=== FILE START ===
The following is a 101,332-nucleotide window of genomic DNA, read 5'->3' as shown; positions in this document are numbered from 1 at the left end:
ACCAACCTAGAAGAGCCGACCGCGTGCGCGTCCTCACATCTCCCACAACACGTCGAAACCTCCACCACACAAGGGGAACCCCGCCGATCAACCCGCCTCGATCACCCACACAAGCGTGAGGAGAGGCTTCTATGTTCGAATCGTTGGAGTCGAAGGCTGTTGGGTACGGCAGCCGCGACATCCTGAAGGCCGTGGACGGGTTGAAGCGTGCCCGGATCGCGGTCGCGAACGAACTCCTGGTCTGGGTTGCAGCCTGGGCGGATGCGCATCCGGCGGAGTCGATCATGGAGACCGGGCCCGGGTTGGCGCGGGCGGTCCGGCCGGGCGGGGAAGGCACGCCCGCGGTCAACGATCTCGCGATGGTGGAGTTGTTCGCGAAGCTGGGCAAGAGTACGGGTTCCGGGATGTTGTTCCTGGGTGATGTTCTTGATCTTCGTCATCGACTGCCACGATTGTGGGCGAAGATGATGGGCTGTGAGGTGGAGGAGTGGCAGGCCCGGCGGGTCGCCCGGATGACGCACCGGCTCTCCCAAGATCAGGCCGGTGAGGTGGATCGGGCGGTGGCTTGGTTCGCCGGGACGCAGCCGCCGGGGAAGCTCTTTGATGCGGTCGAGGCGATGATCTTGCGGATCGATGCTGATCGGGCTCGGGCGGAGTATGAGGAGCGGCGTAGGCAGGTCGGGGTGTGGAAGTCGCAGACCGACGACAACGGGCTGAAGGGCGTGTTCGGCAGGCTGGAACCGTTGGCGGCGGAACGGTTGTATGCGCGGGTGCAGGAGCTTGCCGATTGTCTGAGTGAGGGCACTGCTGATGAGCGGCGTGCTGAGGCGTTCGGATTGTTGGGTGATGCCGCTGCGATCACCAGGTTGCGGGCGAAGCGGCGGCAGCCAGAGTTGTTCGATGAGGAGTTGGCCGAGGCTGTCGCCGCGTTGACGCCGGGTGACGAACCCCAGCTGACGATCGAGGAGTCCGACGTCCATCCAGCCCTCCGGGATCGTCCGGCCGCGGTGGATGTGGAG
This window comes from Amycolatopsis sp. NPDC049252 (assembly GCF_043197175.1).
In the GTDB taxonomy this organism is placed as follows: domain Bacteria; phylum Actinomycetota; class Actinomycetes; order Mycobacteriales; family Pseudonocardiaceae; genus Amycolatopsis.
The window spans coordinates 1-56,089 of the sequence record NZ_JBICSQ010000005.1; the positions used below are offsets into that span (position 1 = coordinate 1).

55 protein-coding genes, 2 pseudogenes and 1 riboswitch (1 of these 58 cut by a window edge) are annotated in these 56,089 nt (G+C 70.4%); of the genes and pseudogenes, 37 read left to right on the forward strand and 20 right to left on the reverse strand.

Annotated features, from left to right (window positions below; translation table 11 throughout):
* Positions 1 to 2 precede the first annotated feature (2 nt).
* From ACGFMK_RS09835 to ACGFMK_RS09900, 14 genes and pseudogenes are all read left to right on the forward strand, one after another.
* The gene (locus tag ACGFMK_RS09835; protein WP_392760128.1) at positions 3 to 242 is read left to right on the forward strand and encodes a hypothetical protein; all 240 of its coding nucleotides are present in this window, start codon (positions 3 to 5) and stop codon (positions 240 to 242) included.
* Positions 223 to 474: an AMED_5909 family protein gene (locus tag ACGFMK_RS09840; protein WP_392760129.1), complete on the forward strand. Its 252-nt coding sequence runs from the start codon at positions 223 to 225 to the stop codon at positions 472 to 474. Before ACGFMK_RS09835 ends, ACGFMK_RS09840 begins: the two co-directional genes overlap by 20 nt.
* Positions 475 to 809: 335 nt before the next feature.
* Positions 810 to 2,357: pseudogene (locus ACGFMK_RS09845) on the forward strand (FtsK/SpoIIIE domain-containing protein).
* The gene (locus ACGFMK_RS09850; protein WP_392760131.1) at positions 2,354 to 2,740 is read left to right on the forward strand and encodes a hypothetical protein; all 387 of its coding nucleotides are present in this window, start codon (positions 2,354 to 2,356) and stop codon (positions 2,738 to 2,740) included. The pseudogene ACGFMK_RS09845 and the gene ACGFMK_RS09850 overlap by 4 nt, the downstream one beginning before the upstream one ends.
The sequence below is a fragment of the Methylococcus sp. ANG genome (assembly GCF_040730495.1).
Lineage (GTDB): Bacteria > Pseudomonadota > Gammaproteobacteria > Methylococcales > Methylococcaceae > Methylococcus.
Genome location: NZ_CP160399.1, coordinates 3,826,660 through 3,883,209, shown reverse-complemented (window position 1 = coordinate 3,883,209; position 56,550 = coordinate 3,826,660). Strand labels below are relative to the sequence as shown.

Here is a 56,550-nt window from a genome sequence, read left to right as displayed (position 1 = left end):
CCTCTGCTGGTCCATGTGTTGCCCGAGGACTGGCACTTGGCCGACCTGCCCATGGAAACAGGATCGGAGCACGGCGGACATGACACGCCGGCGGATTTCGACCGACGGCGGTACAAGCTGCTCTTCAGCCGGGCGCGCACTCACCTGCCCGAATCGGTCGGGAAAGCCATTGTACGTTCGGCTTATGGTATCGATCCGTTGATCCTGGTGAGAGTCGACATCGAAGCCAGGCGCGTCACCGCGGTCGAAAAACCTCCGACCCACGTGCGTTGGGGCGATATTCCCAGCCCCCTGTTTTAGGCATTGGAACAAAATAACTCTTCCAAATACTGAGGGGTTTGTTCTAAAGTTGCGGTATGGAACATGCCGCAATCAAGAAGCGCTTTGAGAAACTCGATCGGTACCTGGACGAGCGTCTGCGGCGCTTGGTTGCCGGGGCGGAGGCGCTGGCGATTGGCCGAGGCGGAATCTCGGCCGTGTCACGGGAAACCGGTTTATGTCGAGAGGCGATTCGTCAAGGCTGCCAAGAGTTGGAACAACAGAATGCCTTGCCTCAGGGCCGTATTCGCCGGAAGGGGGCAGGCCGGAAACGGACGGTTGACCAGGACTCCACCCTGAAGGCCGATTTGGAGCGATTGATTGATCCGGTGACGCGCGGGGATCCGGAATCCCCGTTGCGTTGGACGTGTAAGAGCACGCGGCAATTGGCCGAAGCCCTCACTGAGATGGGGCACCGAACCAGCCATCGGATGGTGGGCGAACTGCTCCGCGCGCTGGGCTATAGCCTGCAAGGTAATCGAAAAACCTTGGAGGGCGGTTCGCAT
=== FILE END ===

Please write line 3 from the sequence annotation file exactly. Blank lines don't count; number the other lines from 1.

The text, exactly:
This window comes from Amycolatopsis sp. NPDC049252 (assembly GCF_043197175.1).